Stepping out and attempting things even if they don’t work is part of how God grows us. We must create a culture of action, experimentation, and freedom to fail. As followers of Jesus, we are all about grace, right?

I think the bigger thing we should fear isn’t failure, it’s not attempting great things for the kingdom of God because we sat back with a list of, “what if’s.” Step out of the boat and look at Jesus…. You’ll sink and you’ll learn. There’s grace for that.

Jesus built his church on people that failed and learned. Let’s create cultures where that’s the norm. Experiment, Grow, engage the lost, be creative, and be OK with things not working the first 10 times. Let’s re-embrace adventure together!

At Narrow Road Church we regularly talk about what isn’t working, and on Sunday mornings have celebrated stories of failure because people took leaps of faith and risks for the kingdom. Do you highlight people who take risks even when they don’t work? Do people feel intimidated because they think they have to get it right all the time? How might God be calling you to create a culture of faith, risk, and adventure knowing that we have the safety net of God’s grace?


Mike Jarrell was a youth director in the Philadelphia area for a few years and loves teens. He left youth ministry convinced that the best way to impact teens is to reach families. Mike then became the senior lead pastor at Cornerstone Christian Church in Duncannon PA. After about 5 years at Cornerstone, Mike and his family followed God to start a missional church in Enola, PA. The Narrow Road Church has been around for 3 years. NRC is a movement of missional communities that follow Jesus on mission and grow in community.



Near the end of our recent All Peoples East Gathering in Charlotte, a man got up and made a presentation about hinge moments. Do you know what a hinge moment is?

Using a case study from a church in Birmingham, Alabama this man taught us about hinge moments. Though not an EFCA congregation, the church he spoke of was from another solid evangelical denomination. It was located in the center of what is now referred to as the Civil Rights District. Having started in the 1920’s by a pastor who was a transplant from California, the church initially had a profound impact in the community.

In addition to leading many people to Christ, they had a soup kitchen to help feed the poor, they had launched their own radio station and even opened a bible college. Incredibly, they had done this work in Birmingham with both white and black people. Imagine that for a minute – integrated ministry in Birmingham before the civil rights movement! God was clearly doing a beautiful work.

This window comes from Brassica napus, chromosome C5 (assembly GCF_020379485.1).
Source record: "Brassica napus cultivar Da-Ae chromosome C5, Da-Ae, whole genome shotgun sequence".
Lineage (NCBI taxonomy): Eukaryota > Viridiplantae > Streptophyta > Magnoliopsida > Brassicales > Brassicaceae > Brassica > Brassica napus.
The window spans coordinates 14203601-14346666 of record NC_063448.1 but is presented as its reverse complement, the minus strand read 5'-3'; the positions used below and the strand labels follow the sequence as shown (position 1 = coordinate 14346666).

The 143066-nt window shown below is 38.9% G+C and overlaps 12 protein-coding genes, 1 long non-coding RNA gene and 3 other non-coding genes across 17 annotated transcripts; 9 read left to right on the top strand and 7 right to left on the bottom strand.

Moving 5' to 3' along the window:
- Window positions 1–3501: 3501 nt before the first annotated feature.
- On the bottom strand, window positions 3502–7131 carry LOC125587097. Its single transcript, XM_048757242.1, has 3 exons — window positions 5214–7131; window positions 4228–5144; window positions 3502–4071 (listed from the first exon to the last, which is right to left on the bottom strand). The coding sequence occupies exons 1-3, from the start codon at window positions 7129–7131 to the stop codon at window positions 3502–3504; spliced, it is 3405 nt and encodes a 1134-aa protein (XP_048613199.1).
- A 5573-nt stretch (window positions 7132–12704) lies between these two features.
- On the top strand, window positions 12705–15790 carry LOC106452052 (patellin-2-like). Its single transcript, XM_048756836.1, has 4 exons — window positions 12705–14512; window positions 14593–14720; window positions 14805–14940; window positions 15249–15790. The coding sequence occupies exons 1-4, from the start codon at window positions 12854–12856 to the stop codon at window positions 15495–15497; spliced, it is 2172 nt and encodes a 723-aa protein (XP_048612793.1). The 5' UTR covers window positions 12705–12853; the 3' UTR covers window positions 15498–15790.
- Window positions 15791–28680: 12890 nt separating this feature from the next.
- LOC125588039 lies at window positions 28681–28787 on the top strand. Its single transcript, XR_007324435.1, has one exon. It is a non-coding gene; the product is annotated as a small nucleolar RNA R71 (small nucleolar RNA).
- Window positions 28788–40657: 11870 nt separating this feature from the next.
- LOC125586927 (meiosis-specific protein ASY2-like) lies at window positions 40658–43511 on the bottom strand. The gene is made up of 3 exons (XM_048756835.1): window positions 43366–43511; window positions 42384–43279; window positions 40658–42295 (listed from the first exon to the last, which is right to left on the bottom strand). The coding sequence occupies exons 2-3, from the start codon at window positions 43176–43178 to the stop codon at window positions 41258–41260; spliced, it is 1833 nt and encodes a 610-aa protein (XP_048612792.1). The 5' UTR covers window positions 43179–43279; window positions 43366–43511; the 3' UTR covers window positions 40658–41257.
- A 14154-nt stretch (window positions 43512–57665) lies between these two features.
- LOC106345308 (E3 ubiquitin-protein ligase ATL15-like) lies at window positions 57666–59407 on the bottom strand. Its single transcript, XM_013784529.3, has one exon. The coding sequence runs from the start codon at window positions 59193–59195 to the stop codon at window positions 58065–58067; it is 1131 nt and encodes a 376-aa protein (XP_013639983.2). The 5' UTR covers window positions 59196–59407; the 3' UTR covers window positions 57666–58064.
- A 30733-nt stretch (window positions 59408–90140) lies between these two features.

Then, in 1953, the founding pastor had some “friends” reach out to advise him he was about to encounter some really tough times with the a growing civil rights movement. They suggested someone with his talents and skills should consider taking his talents elsewhere…kinda like the pastoral version of when Lebron James took his to Miami. So off he went to another church far away from Birmingham.

Looking back on the history of the church, people say that it was like a spirit of fear came over him. Consequently, the same thing happened to the church. Whereas they had boldly ministered to both black and white people with great impact, the next couple of pastors and leaders gave into fear and eventually stopped trying altogether.

One Sunday morning, Martin Luther King and about 30 others from his movement showed up at the front door of the church. The pastor and others showed Dr. King and his friends their guns and told them they weren’t welcome.

That was a hinge moment. It was the defining moment when the people in the church openly and brazenly allowed the spirit of the age to be more compelling to them than the Spirit of Christ. For decades following this moment, the ministry suffered. Their weekly attendance dwindled from 1500 to 70, the building became dilapidated, and their witness in the community to both whites and blacks was lost. Everything measurable seemed to cry, “Ichabod!”

Then, in the mid 2000’s, a pastor came who had a heart to do ministry for God’s glory among all the people groups in the community. Slowly, things improved, but it just seemed to be such a grind that the pastor brought in an outside ministry to consult them to see what they could do to get over this invisible hump. The pastor and other leaders refused to accept that God was finished with this church.

Together, the church leaders and the para-church organization did a historic survey of the church and discovered the terrible event with Dr. King. They agreed that this was indeed a hinge moment. The departure of the pastor in 1953 had begun a downward trend, but that moment with Dr. King needed to be repented for thoroughly and publicly.

The pastor and leaders called for a solemn assembly and repented corporately for the church’s sinful past. Then they wrote an article that was published in the two leading papers in the city. The letter was an expression of open and heartfelt repentance. Additionally, they contacted individuals and businesses in order to make things right with them. They repented for allowing the spirit of fear to control the ministry. This repentance was another hinge moment.